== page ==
There is a traditional Chan practice of meditating in the presence of a painting. The insight was that a single dragon was keeping company with itself. The physical act of painting, the painting itself – living its own inanimate life free of the painter – and the one encountering the painting, were all seen as manifestations of the same shape-shifter. With this framing, a great, deep painting would be capable of catalyzing this recognition in the one who gazed upon it. I can imagine word spreading about the potency of a particular painting, reports that spending time with it could be delightful and disturbing, like spending time with a profound teacher of the Way.
The photographs of James Snarski – Cap’n Jimmy to his friends – often give a loving view of a bird’s life entwined with other lives. Sometimes when I look at his photographs I can feel the dragon stir, rising in response to a call that is still clear, no matter that I’m looking at a copy of a copy on my laptop screen. In one photograph it’s the texture of wet feathers on the neck and upper breast of a Great Blue Heron, wings and long neck fully extended. The variegation of blue and white feathers covering the heron’s neck are the shape of flames. My eyes stroked that neck again and again, just to feel its lovely touch.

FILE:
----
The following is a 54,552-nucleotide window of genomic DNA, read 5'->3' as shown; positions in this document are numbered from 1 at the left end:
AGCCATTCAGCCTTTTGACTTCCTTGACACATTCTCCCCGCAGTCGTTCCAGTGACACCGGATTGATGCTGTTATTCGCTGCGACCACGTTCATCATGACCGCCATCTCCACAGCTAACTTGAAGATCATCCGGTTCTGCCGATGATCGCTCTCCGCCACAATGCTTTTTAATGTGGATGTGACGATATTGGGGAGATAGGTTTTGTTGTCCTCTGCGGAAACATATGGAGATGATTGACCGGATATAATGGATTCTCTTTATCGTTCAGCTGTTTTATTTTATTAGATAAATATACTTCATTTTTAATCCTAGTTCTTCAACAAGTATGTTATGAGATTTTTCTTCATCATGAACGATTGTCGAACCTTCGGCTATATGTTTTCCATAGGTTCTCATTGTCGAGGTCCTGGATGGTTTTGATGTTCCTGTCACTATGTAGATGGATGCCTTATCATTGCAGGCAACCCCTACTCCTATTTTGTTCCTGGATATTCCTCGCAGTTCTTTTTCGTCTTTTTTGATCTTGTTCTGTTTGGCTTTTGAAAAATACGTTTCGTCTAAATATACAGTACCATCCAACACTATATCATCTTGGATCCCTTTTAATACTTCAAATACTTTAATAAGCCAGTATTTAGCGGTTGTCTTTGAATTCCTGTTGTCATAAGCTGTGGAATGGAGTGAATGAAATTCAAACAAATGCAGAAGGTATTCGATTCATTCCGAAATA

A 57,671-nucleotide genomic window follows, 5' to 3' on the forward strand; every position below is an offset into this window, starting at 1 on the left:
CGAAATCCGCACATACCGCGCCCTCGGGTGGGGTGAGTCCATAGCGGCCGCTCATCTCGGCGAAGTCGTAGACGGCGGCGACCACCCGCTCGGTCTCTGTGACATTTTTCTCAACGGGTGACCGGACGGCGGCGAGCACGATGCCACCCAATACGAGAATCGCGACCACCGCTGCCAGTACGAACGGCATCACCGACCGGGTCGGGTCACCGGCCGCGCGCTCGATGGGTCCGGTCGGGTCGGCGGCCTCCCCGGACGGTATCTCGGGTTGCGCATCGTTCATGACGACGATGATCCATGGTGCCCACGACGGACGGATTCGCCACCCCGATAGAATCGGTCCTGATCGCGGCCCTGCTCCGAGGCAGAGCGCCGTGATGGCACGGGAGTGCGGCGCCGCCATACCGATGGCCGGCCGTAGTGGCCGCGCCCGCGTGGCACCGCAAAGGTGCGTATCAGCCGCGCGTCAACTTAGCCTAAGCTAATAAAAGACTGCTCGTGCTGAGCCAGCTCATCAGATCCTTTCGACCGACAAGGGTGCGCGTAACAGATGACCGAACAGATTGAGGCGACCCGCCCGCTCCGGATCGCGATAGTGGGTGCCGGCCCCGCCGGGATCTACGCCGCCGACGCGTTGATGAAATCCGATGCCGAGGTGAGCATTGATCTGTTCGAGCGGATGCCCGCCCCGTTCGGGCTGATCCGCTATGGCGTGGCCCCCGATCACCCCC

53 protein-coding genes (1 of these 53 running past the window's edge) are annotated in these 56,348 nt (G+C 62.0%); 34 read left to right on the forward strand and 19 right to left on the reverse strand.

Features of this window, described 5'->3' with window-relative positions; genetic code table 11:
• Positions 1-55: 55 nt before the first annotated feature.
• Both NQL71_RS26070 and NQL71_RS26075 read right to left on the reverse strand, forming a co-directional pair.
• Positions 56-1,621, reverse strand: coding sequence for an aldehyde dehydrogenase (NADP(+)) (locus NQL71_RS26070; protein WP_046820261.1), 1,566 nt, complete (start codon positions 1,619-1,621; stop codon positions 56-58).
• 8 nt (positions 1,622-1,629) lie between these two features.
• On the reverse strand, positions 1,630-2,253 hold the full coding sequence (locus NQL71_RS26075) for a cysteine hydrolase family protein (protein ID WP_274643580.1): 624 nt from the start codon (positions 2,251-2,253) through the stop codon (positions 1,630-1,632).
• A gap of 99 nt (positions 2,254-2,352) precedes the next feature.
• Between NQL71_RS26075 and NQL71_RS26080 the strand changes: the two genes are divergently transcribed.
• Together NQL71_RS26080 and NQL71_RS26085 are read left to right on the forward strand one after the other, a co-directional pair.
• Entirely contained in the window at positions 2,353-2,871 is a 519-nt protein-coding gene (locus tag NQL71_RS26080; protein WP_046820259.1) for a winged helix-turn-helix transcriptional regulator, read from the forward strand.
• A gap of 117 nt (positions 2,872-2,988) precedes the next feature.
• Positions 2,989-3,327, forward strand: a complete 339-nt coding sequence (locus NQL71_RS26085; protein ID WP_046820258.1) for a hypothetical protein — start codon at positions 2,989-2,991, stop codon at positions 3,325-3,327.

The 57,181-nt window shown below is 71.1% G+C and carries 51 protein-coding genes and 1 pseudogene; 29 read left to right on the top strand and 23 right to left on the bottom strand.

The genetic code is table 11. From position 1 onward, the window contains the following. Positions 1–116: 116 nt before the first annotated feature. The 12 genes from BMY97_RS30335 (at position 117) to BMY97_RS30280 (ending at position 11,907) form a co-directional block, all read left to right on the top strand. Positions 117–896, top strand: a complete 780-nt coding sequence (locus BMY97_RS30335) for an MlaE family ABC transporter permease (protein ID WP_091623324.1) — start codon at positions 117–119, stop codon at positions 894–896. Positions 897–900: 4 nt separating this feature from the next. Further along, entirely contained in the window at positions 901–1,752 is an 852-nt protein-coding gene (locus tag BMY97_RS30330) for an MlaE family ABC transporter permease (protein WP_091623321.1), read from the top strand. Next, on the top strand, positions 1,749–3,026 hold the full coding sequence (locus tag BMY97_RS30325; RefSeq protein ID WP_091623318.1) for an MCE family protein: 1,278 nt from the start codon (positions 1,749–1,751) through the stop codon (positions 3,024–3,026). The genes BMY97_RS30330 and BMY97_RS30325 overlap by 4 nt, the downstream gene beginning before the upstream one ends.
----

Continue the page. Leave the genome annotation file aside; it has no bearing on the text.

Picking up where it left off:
Another time the Captain caught a moment of a golden fish just caught by a Great Blue. The bird stands in profile, its neck a supple S, the long beak sharp as an awl. The egret’s great eye gazes out from the photograph, right at me. The fish, arched in midwriggle, golden scales bright in the sun, is looking directly, and unmistakably, at me. To describe the caught fish as wide-eyed is like saying the ocean is large. This fish eye, this dragon eye, swallows the world. The first time the photograph of the bird and fish looked directly at me I was a bit stunned. Perhaps I felt a very gentle version of what the fish was experiencing at the moment caught and stilled in the photograph. As I gazed, the hidden eye of the photographer emerged. I suddenly saw, at that moment of fish capture, Cap’n Jimmy’s eye, as wide with life as the fish’s. He too was being caught by some great bird.
As the old Chinese practitioners may have done, I spread word among a few friends of my uncanny feeling when looking at this photograph of a moment. A moment that seemed to continue being. When I told one friend that I thought Jim’s eye was widest of all, he said, “Oh? What about you, hmmm…?” With those words my world tilted slightly. With those words the blue heron and golden fish began speaking to me. They spoke from the same place as my friend when he inquired into my condition. The golden-eyed fish said, “This time I’m the fish, he’s the heron, and you are the person watching. Next time you be the fish, and I’ll be the heron, and he’ll be person watching. And the next time… .”
Thanks Jim, it’s a fine thing to see the beauty and be seen through by the beauty. Please keep sending me those invitations.